MWG Biotech/Eurofins Medigenomix Installs GS FLX Upgrade
MWG Biotech/Eurofins Medigenomix has installed a 454 Genome Sequencer FLX, upgrading from its GS 20, the company said last week.
Ebersberg, Germany-based MWG, which installed its GS 20 last fall, said it has used the system to complete sequencing service projects for academic, industrial and pharmaceutical research institutions worldwide.
"Based on the experience with the GS 20 in the last months and in combination with
additional software tools and processes developed in-house, it is now possible to serve our customers in an even more cost effective and time-efficient way," said Georg Gradl, MWG’s sales manager for sequencing in Europe, in a company statement.
Indiana University to Install GS FLX This Month
The Center for Genomics and Bioinformatics at Indiana University Bloomington said last week that it will acquire a 454 GS FLX this month.
The center plans to use the new sequencer for de novo sequencing of genomes, re-sequencing of known genomes, genotyping, cDNA sequencing for gene discovery, and microRNA sequencing, said CGB Deputy Director Jennifer Steinbachs in a statement.
"Not only will the new sequencer allow us to do current projects faster and more effectively, but we will be able to take on new projects in collaboration with other scientists from around the world," she said.
The instrument, which CGB said costs about $500,000, was purchased with a grant from the Indiana METACyt Initiative that also covers maintenance and operational costs.
CGB was created in 2000 by the Office of the Vice President for Research and the College of Arts and Sciences with seed funding from the Indiana Genomics Initiative.
Synthetic Genomics, ACGT to Sequence Oil Palm Genome
Synthetic Genomics and the Asian Center for Genome Technology plan to sequence the genome of the oil palm, and ACGT’s parent company has made an undisclosed equity investment in SG, SG said last week.
ACGT, based in Kuala Lumpur, is owned by an oil palm plantation, Asiatic Development Berhad, which is listed on the Malaysian Stock Exchange.
SG, located in Rockville, Md., and La Jolla, Calif., called oil palm “one of the most productive oil crops,” but said its “promise as a clean energy source has not been fully realized.”
SG and ACGT plan to use the genomic data to pursue ways to “enable palm oil to be a better source of renewable fuel by breeding plants with useful traits,” SG said. The researchers would like to hunt for the genomic mechanisms behind traits that allow for growth in arid locations, and for those linked to higher oil yield and low height.
SG said the first phase of the agreement will focus on oil palm, and in later studies the groups will study the palm’s root and microbial communities “to identify biomarkers and metabolic pathways that affect the plant's growth and viability.”
Financial terms of the agreement were not released.
Mexican Scientists Create Draft Sequence of Corn Genome
Researchers at the National Genomics for Biodiversity Laboratory in Mexico City have generated a rough draft of the corn genome, Bloomberg reported last week.
The scientist sequenced the genome of a Mexican corn variety at 4X coverage at a cost of about 600 million pesos ($55.3 million).
The researchers will share their map, which may help develop corn varieties that are resistant to pests, diseases, or dry climates, with a network of Mexican researchers working on crop improvements.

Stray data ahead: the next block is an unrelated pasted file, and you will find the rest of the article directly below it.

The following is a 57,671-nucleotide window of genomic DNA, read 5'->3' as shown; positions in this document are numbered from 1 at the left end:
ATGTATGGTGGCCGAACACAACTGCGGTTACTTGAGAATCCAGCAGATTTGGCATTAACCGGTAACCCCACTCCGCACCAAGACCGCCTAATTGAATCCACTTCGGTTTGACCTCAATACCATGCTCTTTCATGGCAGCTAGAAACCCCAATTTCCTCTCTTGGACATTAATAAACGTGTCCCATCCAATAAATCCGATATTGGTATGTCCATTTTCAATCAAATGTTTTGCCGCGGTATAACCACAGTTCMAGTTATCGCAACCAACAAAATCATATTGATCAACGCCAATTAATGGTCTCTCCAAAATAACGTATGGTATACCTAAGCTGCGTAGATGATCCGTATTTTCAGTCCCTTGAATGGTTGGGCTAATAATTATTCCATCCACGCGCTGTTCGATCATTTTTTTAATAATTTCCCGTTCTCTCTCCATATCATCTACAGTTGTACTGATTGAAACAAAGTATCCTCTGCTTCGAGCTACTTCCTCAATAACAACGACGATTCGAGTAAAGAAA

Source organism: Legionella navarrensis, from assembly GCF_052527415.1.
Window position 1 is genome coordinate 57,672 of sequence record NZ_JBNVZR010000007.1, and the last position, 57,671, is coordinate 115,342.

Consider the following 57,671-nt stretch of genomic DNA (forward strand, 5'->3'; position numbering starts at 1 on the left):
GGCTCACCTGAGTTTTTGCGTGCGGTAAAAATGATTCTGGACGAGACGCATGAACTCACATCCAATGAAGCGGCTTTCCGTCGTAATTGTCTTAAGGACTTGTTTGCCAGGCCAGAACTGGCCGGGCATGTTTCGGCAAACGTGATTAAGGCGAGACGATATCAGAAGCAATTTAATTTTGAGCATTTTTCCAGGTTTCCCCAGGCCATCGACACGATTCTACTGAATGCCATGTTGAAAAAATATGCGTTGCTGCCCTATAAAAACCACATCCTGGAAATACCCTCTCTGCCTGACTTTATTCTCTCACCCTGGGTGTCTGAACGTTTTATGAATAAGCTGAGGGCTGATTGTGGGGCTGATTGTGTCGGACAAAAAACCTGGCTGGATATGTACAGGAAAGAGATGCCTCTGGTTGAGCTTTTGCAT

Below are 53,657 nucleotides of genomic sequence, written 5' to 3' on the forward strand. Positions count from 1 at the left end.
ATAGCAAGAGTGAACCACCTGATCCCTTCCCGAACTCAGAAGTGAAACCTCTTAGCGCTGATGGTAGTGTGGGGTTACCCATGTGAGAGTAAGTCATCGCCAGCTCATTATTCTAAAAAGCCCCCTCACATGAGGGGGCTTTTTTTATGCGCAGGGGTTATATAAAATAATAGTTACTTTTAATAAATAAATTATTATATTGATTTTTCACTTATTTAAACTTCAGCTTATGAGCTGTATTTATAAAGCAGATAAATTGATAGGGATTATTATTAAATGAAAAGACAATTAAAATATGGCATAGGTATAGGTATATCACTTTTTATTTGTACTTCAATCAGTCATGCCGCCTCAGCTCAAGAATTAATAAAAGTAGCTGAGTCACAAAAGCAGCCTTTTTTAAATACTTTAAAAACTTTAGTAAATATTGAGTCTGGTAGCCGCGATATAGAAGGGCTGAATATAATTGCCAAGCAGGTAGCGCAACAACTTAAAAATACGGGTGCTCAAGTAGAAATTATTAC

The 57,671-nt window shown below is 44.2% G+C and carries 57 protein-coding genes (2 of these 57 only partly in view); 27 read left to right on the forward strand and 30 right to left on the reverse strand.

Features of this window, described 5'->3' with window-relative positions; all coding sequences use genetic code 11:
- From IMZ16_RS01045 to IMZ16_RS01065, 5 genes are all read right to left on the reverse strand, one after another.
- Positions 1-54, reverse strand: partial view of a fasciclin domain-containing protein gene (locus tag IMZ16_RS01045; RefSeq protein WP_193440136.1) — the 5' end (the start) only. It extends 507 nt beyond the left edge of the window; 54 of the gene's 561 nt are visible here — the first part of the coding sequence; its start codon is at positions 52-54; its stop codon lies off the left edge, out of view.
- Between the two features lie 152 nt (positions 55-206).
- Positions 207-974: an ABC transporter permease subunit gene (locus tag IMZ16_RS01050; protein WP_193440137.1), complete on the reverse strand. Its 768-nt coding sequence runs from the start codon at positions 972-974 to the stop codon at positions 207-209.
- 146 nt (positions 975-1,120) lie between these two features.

South Korean Bioscience Institute Uses Integrated Genomics' ERGO Software
The South Korean Research Institute of Bioscience and Biotechnology has licensed Integrated Genomics’ ERGO software, the company said last week.
Daejeon-based KRIBB, which is funded by the South Korean government, will use the tools for metabolic reconstruction, enzyme-data mining, and comparative genomics studies, Chicago-based IG said.
The ERGO software “combines pattern-based analyses with a repertoire of comparative genomics tools for gene visualization,” and is optimized for analyzing microorganisms and for integrating data from genomic studies, biochemistry, gene expression, genetics, and literature.
The platform contains more than 1,236 genomes at various stages of completion, and a collection of networked cellular pathways.
Financial terms of the agreement were not released.
Genome Structural Variation Consortium to Use NimbleGen Arrays To Create High-Res CNV Map
The Genome Structural Variation Consortium, an international research collaboration involving scientists from the US, UK, and Canada, said last week that it will develop a comprehensive, high-resolution copy number variation map for the human genome using microarrays from NimbleGen Systems.
The project constitutes phase 2 of the research. In 2006, the group, along with other international collaborators, generated a first-generation map of copy number variants covering the human genome. The data suggested that thousands more CNVs exist, but technological limitations precluded the discovery of these.
The consortium has now designed a set of whole-genome oligo tiling arrays for the genome-wide detection of CNVs using 42 million probes, spaced at intervals of 50 bases of DNA.
The arrays will be used to scan DNA samples from dozens of individuals of diverse geographic background in order to capture all CNVs with a frequency of five percent or greater in the world.
Stephen Scherer at the Center for Applied Genomics at the Hospital for Sick Children in Toronto; Nigel Carter, Matthew Hurles, and Chris Tyler-Smith of the Wellcome Trust Sanger Institute; and Charles Lee from Brigham and Women's Hospital and Harvard Medical School lead the consortium.
"The first data from the 42 million probe set has confirmed the ability of this approach to identify copy number variants at least as small as 500 base pairs in size," said Carter, senior investigator at the Sanger Institute, in a statement.